bringing back the competition part 2 - training
Hope I've peaked your interest on the sport of triathlons. How cool is a sport where you can swim, bike, and run all in one event!
Let's examine the first element of triathlons...training.
Though exercise and sport training is great for health and fitness, there is always a risk of over-training, eventual loss of interest, and simply putting your body into a rut. These risks can lead to over-use injuries, boredom or noncompliance in your training plan, and asymmetries in your human movement patterns.
How can tri training remedy these risks, you ask?
Your tri training schedule includes swimming, biking, running, and bricks (a bike session followed by a run session). Sessions can focus on speed, endurance, or strength. What better way to maximize your anaerobic and aerobic energy systems!
Let's say you've been pounding the pavement and need to rest your joints for a week or two. Hop in the pool and fine-tune your bilateral breathing. Jump on your bike and improve your aero position. All the while you are actively recovering from your strong running efforts AND building cardiovascular fitness from the other two activities.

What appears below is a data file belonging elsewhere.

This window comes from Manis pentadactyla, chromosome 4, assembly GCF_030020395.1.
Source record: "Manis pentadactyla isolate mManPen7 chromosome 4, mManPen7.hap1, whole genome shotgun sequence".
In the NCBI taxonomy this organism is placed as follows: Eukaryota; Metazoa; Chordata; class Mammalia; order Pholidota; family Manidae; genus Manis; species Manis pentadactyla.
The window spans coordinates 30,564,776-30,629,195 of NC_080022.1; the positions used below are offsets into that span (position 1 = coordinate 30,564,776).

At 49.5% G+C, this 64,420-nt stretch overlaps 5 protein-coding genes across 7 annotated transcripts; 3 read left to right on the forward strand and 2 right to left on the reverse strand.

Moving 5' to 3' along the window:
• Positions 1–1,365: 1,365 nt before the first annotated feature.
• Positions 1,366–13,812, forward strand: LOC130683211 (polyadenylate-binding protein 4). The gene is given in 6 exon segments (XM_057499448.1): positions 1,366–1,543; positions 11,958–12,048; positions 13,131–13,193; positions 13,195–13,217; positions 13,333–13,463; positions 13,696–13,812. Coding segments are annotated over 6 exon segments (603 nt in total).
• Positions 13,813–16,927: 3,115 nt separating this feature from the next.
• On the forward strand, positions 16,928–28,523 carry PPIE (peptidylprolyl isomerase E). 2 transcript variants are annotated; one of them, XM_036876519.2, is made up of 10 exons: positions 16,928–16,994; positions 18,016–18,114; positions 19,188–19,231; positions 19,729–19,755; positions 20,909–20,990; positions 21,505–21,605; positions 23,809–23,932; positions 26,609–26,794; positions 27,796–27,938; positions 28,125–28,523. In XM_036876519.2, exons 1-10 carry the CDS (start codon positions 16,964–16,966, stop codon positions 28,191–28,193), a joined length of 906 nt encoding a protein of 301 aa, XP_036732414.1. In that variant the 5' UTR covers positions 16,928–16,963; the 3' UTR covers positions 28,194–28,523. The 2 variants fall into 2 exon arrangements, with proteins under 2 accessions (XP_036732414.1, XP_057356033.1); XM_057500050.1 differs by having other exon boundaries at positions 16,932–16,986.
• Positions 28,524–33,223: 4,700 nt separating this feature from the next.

With respect to asymmetries in human movement from falling into that "constant exercise routine" rut, examine the tri training solutions:
- biking puts you in hip and spinal flexion ---> swimming opens up the hip and lengthens the spine
- running places varying degrees of impact and stress to the hip and knee structure ---> biking reduces that impact
- strength training damages and tightens muscle tissue ---> swimming loosens up muscles, tendons, and ligaments and increases blood flow
With these few examples, I hope I've illustrated that tri training provides a host of solutions to some pitfalls of a seemingly sound but repetitive training regimen, whether it be for recreational tennis, football, baseball, basketball, soccer, etc.
In part 3, I will introduce the athleticism that triathlons create in all of us.